I think that there are two big dangers from a Trump administration: one is a crisis, either the collapse of NATO or starting a nuclear war with another state, and the other is that he does a “grand bargain”, particularly because things probably won’t go very well for him at home and he will need a foreign policy success: he has an early summit with Putin and comes out with some kind of showy deal, which is very bad for the security of frontline states. So yes, I am worried about that. Putin can offer Trump cooperation on terrorism; he can offer cooperation on Syria. I think both of those are essentially nugatory, and if there was any real willingness to cooperate, they would be cooperating already, so you don’t need a grand bargain to have cooperation on that. But he can offer it; he can also offer some kind of deal on the front line: for example, taking missiles out of Kaliningrad in exchange for America cancelling its missile defence programmes, and possibly also going even further: Russia pulling troops back from its western military district and America pulling its forces out of the frontline. I think that would be absolutely catastrophic. So there are different levels of importance in this grand bargain, any of them bad.
Here is the whole interview.
From Garrett S. Christensen and Edward Miguel, from their survey of methodological problems in economic research:
Another potentially useful tool is post-publication peer review. Formalizing post-publication peer review puts us in relatively uncharted waters. Yet it is worth noting that all four of the AEA’s American Economic Journals allow for comments to appear on every article’s official webpage post-publication (anonymous comments are not allowed). The feature does not appear to be widely used, but in one case…comments placed on the website have actually resulted in changes to the article between its initial online pre-publication and the final published version.
One of the biggest problems with “economics as a science” is that economists themselves cannot usually admit how irrelevant so much of the work — even the quality work — turns out to be. I’m all for worrying about reproducibility, transparency, and the like, but sometimes I feel those micro-debates distract our attention from this bigger and broader problem and indeed help to obscure that problem.
Addendum: This website, JournalTalk, does the same thing.
I wrote it for a Spanish-language periodical, here is the end bit:
There is plenty of talk about Obama being half-black but perhaps the more important fact is that Obama is from Hawaii. Many Hawaiians barely think of themselves as North Americans and they live thousands of miles from the continent. The Hawaiian background is part of where Obama’s cosmopolitanism – which is strong and sincere – comes from.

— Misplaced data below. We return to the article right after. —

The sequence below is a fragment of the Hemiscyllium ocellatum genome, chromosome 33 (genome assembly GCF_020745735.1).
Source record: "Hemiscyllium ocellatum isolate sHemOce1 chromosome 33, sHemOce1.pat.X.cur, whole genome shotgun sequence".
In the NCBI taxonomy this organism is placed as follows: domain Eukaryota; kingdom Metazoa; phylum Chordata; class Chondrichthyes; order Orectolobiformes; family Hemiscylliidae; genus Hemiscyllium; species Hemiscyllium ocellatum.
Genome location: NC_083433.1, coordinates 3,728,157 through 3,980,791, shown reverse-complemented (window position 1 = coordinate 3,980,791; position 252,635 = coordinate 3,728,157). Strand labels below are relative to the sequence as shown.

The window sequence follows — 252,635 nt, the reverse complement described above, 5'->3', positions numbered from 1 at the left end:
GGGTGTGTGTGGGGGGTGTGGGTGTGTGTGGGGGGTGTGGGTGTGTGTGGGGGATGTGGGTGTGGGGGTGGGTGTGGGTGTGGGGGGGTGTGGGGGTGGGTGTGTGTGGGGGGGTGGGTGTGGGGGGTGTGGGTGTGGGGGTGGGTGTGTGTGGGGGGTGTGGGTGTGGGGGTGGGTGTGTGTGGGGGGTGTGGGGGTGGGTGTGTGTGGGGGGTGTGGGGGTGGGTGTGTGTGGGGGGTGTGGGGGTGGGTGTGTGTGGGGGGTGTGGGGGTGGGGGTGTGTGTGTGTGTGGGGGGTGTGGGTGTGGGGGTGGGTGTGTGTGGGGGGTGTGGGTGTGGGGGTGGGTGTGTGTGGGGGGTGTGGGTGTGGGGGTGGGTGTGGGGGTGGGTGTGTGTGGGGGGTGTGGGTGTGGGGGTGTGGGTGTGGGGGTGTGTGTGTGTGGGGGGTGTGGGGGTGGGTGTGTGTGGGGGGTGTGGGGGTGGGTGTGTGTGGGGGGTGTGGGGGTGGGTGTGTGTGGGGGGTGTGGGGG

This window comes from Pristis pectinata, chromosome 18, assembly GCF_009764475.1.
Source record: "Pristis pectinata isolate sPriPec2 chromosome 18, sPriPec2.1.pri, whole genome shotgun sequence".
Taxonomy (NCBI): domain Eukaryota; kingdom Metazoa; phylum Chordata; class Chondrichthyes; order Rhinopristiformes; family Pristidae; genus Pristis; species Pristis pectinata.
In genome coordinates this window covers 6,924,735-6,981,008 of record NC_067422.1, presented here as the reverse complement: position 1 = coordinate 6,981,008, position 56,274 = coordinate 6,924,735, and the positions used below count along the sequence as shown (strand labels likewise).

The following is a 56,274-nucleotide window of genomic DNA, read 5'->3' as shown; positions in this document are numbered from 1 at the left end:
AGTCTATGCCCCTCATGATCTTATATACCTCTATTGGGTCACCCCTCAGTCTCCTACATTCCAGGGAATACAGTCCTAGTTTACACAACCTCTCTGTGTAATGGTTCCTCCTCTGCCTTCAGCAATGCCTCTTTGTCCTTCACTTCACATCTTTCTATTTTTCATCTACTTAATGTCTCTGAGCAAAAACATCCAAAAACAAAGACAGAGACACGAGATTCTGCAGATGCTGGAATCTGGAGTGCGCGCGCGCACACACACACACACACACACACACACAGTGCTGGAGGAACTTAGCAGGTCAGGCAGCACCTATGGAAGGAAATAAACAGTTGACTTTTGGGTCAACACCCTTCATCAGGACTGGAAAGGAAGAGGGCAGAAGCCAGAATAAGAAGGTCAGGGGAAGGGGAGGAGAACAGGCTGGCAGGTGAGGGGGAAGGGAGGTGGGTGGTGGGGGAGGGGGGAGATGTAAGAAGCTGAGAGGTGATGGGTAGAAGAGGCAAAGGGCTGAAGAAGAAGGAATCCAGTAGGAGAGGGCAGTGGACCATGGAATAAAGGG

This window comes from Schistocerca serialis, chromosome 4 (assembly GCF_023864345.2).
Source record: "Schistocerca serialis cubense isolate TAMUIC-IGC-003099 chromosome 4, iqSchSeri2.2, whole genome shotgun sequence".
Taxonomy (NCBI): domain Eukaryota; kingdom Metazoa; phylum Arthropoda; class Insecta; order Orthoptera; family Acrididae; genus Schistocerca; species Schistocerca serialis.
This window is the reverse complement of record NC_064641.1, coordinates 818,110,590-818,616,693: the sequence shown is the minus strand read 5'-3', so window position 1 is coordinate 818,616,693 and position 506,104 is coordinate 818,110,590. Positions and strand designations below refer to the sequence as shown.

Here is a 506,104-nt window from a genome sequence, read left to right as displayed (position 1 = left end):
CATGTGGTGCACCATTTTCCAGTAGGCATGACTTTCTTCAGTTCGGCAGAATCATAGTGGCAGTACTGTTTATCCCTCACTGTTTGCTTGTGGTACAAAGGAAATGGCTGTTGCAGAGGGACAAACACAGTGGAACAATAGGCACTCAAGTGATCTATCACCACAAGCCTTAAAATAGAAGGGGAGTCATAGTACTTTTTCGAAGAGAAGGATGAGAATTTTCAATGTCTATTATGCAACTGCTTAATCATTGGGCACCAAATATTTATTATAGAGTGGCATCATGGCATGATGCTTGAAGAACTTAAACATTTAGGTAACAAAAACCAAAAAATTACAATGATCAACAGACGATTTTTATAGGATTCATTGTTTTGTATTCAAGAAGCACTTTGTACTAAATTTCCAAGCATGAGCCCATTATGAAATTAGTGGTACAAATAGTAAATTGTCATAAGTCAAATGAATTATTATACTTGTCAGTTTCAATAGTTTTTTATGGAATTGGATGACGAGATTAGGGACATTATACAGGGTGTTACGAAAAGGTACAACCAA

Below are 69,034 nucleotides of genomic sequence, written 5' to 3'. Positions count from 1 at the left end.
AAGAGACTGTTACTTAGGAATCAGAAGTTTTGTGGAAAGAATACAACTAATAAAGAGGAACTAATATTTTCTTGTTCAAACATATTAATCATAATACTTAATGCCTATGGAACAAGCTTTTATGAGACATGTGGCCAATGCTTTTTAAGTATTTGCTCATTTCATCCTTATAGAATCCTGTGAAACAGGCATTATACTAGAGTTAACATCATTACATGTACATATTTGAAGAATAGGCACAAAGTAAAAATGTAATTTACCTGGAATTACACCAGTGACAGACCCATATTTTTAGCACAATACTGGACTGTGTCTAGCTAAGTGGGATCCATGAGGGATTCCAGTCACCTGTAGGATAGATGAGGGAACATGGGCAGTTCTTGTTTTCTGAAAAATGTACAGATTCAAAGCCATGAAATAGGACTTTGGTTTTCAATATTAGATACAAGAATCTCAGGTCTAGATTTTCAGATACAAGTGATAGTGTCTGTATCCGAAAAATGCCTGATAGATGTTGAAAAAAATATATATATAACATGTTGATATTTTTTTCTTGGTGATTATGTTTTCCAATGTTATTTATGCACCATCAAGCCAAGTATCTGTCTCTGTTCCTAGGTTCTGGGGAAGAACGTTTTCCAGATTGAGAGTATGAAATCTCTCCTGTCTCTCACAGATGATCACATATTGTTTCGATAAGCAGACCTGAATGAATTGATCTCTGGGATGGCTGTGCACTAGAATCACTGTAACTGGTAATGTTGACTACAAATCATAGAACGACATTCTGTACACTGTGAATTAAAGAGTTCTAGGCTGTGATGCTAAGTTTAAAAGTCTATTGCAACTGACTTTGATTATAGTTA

My description may sound like a very favorable portrait of Obama on economics but he will likely encounter serious problems if he wins the election. The important American Presidents are those like Reagan who “know a few big things” and push them unceasingly, without much regard for the pragmatic or even the reasonable. Obama is not used to connecting with mainstream America and if he wins it is because the country is fed up with Republicans, not because the voters have absolute confidence in him. Congress will test him. The chance that he makes big mistakes will be small, and that’s all for the better. But the best prediction is that he will be ineffective in tackling most of America’s biggest problems.
Here is the whole thing, not entirely correct by any means, but not so far off the mark either.
That is the new and truly excellent biography of Paul Samuelson, by Roger E. Backhouse, volume I alone, which covers only up to 1948, is over 700 pp. So far I find it gripping, here is one bit:
…he ascribed his intelligence to genetics: “I began as an out-and-out believer in heredity. My brothers and I were smart kids. My cousins all weighed in above the average. He was congenitally smart and made no secret of it, at one point noting in the early 1950s he was prescribed some medication that dulled his mind, giving him for the first time insight into “how the other half lives.”
Are you up for a 14 pp. discussion of what Samuelson learned from Gottfried Haberler? I sure am…and if you are wondering, Lawrence Klein was the first student to complete a PhD in economics at MIT.
The authors are Dalton Conley and Jason Fletcher, and the subtitle is What the Social Genomics Revolution Reveals About Ourselves, Our History and the Future.
It appears quite serious, I look forward to reading it soon.